News / Africa

    Previous Tunisia Regime Called 'a Gang of Saboteurs'

    Tunisian Prime Minister Beji Caid Essebsi speaks during a press conference on March 4, 2011 in Tunis
    Tunisian Prime Minister Beji Caid Essebsi speaks during a press conference on March 4, 2011 in Tunis

    Tunisia's new Prime Minister Beji Caid Essebsi has called the country's previous administration " a gang of saboteurs" and promised to name new government by Sunday.

    Essebsi spoke to reporters Friday in Tunis. He said he and his co-workers are working with "a popular revolution that does not have a framework." He said those who would like to leave the country may do so, but people who would like to stay and work are welcome.

    Thursday, Tunisia's interim president, Fouad Mebazza, said the country will vote July 24 to elect a council that will rewrite the constitution and chart the country's transition following the ouster of leader Zine El Abidine Ben Ali.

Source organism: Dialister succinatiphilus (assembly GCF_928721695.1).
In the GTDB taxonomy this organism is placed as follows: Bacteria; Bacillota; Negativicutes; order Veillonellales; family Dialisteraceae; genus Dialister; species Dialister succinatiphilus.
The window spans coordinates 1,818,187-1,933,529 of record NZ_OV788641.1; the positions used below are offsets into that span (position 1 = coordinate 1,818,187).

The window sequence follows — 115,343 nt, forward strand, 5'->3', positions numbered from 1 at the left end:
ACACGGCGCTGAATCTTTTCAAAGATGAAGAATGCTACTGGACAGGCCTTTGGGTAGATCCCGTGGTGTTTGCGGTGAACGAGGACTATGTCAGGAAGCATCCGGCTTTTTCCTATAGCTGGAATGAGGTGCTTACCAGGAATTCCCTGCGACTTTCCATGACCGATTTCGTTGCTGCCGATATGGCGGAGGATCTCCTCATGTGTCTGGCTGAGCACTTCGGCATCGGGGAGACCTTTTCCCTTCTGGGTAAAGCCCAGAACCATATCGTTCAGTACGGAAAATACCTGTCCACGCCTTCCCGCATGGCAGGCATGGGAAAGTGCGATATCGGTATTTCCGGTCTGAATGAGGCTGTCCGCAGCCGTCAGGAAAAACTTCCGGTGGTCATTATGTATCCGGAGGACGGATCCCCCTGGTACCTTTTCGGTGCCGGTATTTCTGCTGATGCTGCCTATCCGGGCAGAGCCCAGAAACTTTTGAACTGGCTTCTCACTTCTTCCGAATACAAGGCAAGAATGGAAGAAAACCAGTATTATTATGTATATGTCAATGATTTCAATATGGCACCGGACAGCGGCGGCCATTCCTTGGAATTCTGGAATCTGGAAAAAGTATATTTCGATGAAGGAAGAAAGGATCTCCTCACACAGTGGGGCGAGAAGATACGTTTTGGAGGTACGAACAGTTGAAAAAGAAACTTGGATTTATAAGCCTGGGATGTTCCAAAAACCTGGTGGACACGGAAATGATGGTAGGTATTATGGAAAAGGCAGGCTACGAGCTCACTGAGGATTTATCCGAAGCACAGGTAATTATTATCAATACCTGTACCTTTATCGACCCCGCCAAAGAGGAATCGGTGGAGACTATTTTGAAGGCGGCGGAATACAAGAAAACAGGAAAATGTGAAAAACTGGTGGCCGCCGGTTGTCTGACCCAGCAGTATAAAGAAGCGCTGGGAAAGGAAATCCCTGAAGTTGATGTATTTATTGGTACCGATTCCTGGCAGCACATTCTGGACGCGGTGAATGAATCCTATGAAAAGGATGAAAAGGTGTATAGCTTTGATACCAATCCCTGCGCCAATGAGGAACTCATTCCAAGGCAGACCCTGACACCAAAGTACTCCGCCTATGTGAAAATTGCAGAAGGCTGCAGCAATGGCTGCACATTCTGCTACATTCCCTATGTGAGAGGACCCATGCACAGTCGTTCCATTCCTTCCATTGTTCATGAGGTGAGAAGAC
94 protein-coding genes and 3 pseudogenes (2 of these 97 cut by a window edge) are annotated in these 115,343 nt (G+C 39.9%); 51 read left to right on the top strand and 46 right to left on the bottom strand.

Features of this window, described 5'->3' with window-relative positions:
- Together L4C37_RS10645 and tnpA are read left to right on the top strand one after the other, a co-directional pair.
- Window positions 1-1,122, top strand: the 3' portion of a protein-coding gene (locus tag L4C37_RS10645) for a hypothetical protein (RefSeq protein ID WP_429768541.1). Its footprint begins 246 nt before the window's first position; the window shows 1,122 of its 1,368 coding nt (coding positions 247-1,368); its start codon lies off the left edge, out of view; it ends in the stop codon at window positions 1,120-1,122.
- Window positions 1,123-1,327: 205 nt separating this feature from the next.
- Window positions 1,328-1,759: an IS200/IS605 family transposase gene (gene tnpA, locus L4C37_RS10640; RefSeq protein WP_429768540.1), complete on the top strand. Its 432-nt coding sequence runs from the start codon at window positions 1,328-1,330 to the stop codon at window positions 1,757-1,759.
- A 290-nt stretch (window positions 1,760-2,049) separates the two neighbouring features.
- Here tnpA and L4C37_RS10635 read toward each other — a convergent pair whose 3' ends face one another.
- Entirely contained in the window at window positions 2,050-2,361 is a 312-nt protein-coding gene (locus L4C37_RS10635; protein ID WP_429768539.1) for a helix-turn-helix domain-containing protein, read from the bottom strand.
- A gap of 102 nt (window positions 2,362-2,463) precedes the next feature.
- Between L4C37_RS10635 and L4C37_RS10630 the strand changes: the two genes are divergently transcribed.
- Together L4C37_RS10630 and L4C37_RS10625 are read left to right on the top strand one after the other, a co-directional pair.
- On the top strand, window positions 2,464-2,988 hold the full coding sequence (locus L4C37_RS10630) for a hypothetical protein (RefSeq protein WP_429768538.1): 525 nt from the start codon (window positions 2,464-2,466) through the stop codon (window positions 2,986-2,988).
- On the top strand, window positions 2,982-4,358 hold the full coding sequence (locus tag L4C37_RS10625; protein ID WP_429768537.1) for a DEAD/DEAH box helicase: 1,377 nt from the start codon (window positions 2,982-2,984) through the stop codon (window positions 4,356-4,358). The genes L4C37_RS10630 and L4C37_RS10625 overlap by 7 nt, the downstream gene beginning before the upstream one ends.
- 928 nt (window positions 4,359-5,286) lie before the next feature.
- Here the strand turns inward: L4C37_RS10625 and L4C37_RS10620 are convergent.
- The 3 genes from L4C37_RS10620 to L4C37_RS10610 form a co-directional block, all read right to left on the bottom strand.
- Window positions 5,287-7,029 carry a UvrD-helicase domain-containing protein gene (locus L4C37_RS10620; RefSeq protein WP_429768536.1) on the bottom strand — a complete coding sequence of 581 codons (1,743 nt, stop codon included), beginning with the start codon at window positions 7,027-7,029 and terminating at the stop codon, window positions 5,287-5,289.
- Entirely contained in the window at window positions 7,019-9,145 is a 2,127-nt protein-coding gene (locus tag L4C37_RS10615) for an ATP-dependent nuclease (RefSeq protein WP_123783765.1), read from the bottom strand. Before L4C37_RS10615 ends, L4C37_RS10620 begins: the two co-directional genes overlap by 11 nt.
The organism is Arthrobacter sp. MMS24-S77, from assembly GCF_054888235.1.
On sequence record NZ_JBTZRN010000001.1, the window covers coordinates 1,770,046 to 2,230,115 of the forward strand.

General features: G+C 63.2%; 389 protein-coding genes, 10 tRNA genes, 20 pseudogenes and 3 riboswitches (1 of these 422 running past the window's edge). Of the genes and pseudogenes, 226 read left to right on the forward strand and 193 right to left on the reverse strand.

In a televised address late Thursday, President Mebazaa  said the current constitution "does not meet the aspirations of the people after the revolution" and that the country is entering "a new political system that definitively breaks with the former regime."

    He also said a group made up of national figures and political representatives will write a new electoral code by the end of March to handle the council vote. The Reuters news agency reported that once elected, the constituent council could either appoint a new government or ask the current executive to carry on until presidential or parliamentary elections are held.

    Protesters have kept up pressure since Ben Ali's fall, demanding a timetable for constitutional reform and elections, as well as a government free of former regime members. Violence on February 26 led to the deaths of at least five people in the capital, Tunis.

    Six high-profile members of the caretaker government, including former prime minister Mohamed Ghannouchi, have stepped down since Sunday as demonstrators vent their anger at the slow pace of change since Ben Ali's departure.

    The Tunisian protests touched off anti-government demonstrations in Egypt, Libya, Yemen, Bahrain, Oman, Jordan, Algeria, Morocco, Iran and Iraq.

    Some information for this report was provided by AFP and Reuters.

     

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